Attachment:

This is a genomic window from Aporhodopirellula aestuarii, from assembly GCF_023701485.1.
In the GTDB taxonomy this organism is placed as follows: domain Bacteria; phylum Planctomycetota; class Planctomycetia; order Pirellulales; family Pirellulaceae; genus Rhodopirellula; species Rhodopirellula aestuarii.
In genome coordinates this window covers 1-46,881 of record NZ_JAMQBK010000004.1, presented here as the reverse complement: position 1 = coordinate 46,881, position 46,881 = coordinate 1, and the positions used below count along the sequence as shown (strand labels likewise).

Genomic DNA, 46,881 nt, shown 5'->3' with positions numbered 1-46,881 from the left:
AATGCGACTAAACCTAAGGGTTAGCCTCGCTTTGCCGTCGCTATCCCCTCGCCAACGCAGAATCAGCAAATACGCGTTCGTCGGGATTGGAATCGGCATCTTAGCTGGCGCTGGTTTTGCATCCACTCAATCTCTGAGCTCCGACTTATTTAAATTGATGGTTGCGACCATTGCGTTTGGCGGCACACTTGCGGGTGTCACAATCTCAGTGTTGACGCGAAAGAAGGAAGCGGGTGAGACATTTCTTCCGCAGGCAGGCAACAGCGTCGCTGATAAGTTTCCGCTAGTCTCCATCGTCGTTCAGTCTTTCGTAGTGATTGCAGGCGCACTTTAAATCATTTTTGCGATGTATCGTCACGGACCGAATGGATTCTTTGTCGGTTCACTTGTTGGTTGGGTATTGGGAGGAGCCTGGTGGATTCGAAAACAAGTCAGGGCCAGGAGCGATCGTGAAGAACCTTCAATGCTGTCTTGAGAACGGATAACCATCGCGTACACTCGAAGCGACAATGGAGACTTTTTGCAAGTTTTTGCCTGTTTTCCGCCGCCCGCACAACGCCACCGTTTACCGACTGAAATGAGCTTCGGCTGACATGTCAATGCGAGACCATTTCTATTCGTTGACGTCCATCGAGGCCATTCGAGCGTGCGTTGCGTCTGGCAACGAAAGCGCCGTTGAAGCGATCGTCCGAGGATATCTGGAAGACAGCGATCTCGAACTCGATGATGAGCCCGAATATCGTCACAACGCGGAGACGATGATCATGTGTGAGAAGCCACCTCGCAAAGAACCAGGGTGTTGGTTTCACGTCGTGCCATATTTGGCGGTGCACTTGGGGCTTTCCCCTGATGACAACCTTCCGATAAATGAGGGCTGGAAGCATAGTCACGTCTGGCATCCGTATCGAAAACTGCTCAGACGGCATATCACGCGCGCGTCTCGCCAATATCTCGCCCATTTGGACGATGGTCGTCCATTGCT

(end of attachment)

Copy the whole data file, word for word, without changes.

This is a genomic window from Aporhodopirellula aestuarii, from assembly GCF_023701485.1.
In the GTDB taxonomy this organism is placed as follows: domain Bacteria; phylum Planctomycetota; class Planctomycetia; order Pirellulales; family Pirellulaceae; genus Rhodopirellula; species Rhodopirellula aestuarii.
In genome coordinates this window covers 1-46,881 of record NZ_JAMQBK010000004.1, presented here as the reverse complement: position 1 = coordinate 46,881, position 46,881 = coordinate 1, and the positions used below count along the sequence as shown (strand labels likewise).

Genomic DNA, 46,881 nt, shown 5'->3' with positions numbered 1-46,881 from the left:
AATGCGACTAAACCTAAGGGTTAGCCTCGCTTTGCCGTCGCTATCCCCTCGCCAACGCAGAATCAGCAAATACGCGTTCGTCGGGATTGGAATCGGCATCTTAGCTGGCGCTGGTTTTGCATCCACTCAATCTCTGAGCTCCGACTTATTTAAATTGATGGTTGCGACCATTGCGTTTGGCGGCACACTTGCGGGTGTCACAATCTCAGTGTTGACGCGAAAGAAGGAAGCGGGTGAGACATTTCTTCCGCAGGCAGGCAACAGCGTCGCTGATAAGTTTCCGCTAGTCTCCATCGTCGTTCAGTCTTTCGTAGTGATTGCAGGCGCACTTTAAATCATTTTTGCGATGTATCGTCACGGACCGAATGGATTCTTTGTCGGTTCACTTGTTGGTTGGGTATTGGGAGGAGCCTGGTGGATTCGAAAACAAGTCAGGGCCAGGAGCGATCGTGAAGAACCTTCAATGCTGTCTTGAGAACGGATAACCATCGCGTACACTCGAAGCGACAATGGAGACTTTTTGCAAGTTTTTGCCTGTTTTCCGCCGCCCGCACAACGCCACCGTTTACCGACTGAAATGAGCTTCGGCTGACATGTCAATGCGAGACCATTTCTATTCGTTGACGTCCATCGAGGCCATTCGAGCGTGCGTTGCGTCTGGCAACGAAAGCGCCGTTGAAGCGATCGTCCGAGGATATCTGGAAGACAGCGATCTCGAACTCGATGATGAGCCCGAATATCGTCACAACGCGGAGACGATGATCATGTGTGAGAAGCCACCTCGCAAAGAACCAGGGTGTTGGTTTCACGTCGTGCCATATTTGGCGGTGCACTTGGGGCTTTCCCCTGATGACAACCTTCCGATAAATGAGGGCTGGAAGCATAGTCACGTCTGGCATCCGTATCGAAAACTGCTCAGACGGCATATCACGCGCGCGTCTCGCCAATATCTCGCCCATTTGGACGATGGTCGTCCATTGCT